Tsai sent her son to Australia to study with Dalman and he later worked for her for four years at the Australian Dance Theatre.
Dalman said Ondine Hsiao asked her to create a work about the worldwide refugee problem.
“I was surprised that she asked me, because Taiwan does not have this problem,” Dalman said in a telephone interview last week. “Traveling in Europe I have seen the refugee and migrant problems, and Australia has a very brutal policy.”
“There are 68 million people forced out of their homes because of war, environmental degradation, famine — of these 25 million are refugees. Then there is the Rohingya crisis, and the refugee problem will probably get worse as climate change continues.”
After hearing people from Doctors Without Borders talk about the refugees in Nauru — those who have been stopped from reaching Australia and sent to a camp on that island nation — as “destroyed,” Dalman said she wanted to call her work “Flight for Life,” but there was already publicity material titling it Refugee, so she could not change it.
“I am using a Taiwanese actor and nine dancers, plus one of my dancers from my company [the Mirramu Dance Company], because I wanted a mix of people to show refugees are a worldwide problem,” she said.
The centerpiece of the program is Colombian-American Eleo Pomar’s 1967 classic Las Desenamordas, a powerful work about the repression of women, based on Spanish author and playwright Federico Garcia Lorca’s final play, The House of Bernard Alba, set to a score by John Coltrane.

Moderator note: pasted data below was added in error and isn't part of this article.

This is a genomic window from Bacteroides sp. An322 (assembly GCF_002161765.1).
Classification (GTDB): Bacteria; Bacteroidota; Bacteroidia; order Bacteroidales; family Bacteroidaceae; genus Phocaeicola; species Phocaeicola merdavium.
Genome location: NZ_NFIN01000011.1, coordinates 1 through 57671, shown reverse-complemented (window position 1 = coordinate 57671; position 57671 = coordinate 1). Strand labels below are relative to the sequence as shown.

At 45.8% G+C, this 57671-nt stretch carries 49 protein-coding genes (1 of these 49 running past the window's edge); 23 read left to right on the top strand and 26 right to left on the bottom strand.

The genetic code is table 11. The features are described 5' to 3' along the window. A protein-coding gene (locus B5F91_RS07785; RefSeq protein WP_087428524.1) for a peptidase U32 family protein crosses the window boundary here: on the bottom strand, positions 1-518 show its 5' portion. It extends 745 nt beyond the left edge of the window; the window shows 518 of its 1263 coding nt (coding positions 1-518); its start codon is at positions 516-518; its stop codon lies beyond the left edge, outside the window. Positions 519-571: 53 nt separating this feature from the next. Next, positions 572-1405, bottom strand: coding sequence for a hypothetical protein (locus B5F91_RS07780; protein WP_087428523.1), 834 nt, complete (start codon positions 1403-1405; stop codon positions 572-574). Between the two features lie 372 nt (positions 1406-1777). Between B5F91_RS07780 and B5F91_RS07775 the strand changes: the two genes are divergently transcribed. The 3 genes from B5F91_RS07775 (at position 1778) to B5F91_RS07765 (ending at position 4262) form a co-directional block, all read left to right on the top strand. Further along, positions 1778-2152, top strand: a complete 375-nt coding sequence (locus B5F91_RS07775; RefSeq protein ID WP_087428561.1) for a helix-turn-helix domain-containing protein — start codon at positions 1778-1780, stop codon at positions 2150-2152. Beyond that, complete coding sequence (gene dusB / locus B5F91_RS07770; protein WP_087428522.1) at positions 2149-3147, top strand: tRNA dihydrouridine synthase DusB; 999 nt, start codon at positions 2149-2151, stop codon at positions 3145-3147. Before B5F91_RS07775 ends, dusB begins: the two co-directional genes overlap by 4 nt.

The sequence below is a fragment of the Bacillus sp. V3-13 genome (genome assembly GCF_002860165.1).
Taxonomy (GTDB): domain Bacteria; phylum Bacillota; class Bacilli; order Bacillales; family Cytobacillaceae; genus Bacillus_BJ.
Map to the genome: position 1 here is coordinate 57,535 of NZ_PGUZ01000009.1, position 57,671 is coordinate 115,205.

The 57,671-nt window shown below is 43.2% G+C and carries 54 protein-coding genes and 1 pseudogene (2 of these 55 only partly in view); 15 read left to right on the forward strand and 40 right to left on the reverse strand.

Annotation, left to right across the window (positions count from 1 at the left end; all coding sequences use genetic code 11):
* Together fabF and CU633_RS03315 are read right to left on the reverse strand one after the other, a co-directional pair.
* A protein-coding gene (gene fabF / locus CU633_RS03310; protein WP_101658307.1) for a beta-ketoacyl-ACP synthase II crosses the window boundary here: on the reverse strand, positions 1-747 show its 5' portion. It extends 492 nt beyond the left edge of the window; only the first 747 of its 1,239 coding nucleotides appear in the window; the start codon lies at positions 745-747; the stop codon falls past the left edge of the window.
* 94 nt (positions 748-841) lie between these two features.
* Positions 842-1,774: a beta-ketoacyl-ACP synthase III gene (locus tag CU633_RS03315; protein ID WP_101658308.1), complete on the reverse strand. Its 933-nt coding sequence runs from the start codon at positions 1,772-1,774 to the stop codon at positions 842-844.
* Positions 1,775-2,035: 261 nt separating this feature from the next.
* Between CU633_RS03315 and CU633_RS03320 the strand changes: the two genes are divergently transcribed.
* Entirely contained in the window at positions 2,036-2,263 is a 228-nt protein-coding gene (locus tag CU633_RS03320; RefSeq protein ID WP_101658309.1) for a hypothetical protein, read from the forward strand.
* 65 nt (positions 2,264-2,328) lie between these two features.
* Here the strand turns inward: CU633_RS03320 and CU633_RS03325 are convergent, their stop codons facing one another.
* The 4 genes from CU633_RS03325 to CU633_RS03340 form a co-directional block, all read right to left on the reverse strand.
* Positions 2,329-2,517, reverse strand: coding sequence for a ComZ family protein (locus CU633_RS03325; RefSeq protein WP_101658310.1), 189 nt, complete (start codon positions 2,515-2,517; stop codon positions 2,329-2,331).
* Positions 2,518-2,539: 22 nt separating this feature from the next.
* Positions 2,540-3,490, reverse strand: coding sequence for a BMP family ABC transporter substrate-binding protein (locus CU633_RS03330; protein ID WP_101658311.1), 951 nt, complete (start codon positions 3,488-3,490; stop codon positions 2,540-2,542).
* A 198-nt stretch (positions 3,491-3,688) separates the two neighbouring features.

Dalman was the link between Tsai and Pomar, as he was her mentor when she studied in the US in the 1960s, transitioning from ballet to modern dance, and Ondine Hsiao asked him to create a work for one of the first Tsai Jui-Yueh festivals after seeing one of his pieces during a trip to Australia in 2002.
Chasing (追), Tsai’s 1949 work inspired by the Thao, was one of the first modern dances to honor Taiwan’s Aboriginal culture and the nation’s landscape. It recounts the Thao legend of how a hunter was chasing a white deer and discovered Sun Moon Lake, leading the Thao to move from Alishan to the lake.
Three of the works are by Ishii Baka, created between 1925 and 1926, including White Gloves, set on three dancers and performed without music, and two works that will be performed by his grandson, one of which is a solo that is just one minute and 26 seconds long, Grace Hsiao said.
In addition to the actual performances, the festival includes an opening ceremony tomorrow morning and a seminar in the afternoon. Representatives from dozens of local non-governmental organizations (NGOs) are invited to the ceremony, which will include a prayer by a minister for Taiwan, as well as a procession that circles the studio site three times, with the NGO people carrying the banners of their groups.
More information on the festival and the Rose Historic Site can be found on the Tsai Jui-yueh Dance Research Institute’s Web site (sites.google.com/dance.org.tw/studio).
However, the times of the performances on the site are not correct. Grace Hsiao said the shows start at 7:45pm, not 7:30pm, because they have learned from experience to give the city garbage trucks, which arrive about 7:35pm, time to move through the alleys around the studio so their music does not disturb the performances.
What: 13th Tsai Jui-Yueh International Dance Festival: Taiwan is Taiwan, Call Me Taiwanese
When: Friday, Saturday and Sunday at 7:45pm, Sunday matinee at 3pm
Where: Tsai Jui-yueh Dance Research Institute/Rose Historic Site (蔡瑞月舞蹈社/玫瑰古蹟), Lane 46, Zongshan N Rd Sec 2 (台北市中山北路二段46巷進場)
Admission: NT$1,000; available at NTCH box offices, online at www.artsticket.com.tw, at convenience store kiosks or at the door.